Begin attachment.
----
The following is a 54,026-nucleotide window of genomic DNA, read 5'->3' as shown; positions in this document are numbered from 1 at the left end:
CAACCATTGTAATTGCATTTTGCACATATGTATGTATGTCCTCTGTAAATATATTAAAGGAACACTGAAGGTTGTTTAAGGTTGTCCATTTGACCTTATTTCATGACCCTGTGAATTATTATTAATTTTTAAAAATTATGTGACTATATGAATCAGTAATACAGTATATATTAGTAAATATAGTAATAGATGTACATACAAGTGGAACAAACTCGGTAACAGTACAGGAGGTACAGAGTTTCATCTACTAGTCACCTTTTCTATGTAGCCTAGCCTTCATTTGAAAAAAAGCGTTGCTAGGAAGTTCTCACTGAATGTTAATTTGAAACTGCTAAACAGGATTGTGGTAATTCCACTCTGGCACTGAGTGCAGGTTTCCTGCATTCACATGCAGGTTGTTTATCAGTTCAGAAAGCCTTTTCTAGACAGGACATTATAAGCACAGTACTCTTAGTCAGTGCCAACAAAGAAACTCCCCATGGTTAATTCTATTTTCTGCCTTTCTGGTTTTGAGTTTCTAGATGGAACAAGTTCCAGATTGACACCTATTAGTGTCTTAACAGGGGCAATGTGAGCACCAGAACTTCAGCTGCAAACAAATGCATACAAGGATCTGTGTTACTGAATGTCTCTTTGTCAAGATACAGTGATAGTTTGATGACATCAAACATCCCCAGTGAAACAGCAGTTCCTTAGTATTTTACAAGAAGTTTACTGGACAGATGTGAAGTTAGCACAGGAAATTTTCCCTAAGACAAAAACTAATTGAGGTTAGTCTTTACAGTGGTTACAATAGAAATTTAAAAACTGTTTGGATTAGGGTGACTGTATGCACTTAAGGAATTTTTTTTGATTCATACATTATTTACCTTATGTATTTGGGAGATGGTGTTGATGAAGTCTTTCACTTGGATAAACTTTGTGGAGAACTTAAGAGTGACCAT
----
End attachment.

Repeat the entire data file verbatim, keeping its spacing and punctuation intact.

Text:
The following is a 54,026-nucleotide window of genomic DNA, read 5'->3' as shown; positions in this document are numbered from 1 at the left end:
CAACCATTGTAATTGCATTTTGCACATATGTATGTATGTCCTCTGTAAATATATTAAAGGAACACTGAAGGTTGTTTAAGGTTGTCCATTTGACCTTATTTCATGACCCTGTGAATTATTATTAATTTTTAAAAATTATGTGACTATATGAATCAGTAATACAGTATATATTAGTAAATATAGTAATAGATGTACATACAAGTGGAACAAACTCGGTAACAGTACAGGAGGTACAGAGTTTCATCTACTAGTCACCTTTTCTATGTAGCCTAGCCTTCATTTGAAAAAAAGCGTTGCTAGGAAGTTCTCACTGAATGTTAATTTGAAACTGCTAAACAGGATTGTGGTAATTCCACTCTGGCACTGAGTGCAGGTTTCCTGCATTCACATGCAGGTTGTTTATCAGTTCAGAAAGCCTTTTCTAGACAGGACATTATAAGCACAGTACTCTTAGTCAGTGCCAACAAAGAAACTCCCCATGGTTAATTCTATTTTCTGCCTTTCTGGTTTTGAGTTTCTAGATGGAACAAGTTCCAGATTGACACCTATTAGTGTCTTAACAGGGGCAATGTGAGCACCAGAACTTCAGCTGCAAACAAATGCATACAAGGATCTGTGTTACTGAATGTCTCTTTGTCAAGATACAGTGATAGTTTGATGACATCAAACATCCCCAGTGAAACAGCAGTTCCTTAGTATTTTACAAGAAGTTTACTGGACAGATGTGAAGTTAGCACAGGAAATTTTCCCTAAGACAAAAACTAATTGAGGTTAGTCTTTACAGTGGTTACAATAGAAATTTAAAAACTGTTTGGATTAGGGTGACTGTATGCACTTAAGGAATTTTTTTTGATTCATACATTATTTACCTTATGTATTTGGGAGATGGTGTTGATGAAGTCTTTCACTTGGATAAACTTTGTGGAGAACTTAAGAGTGACCAT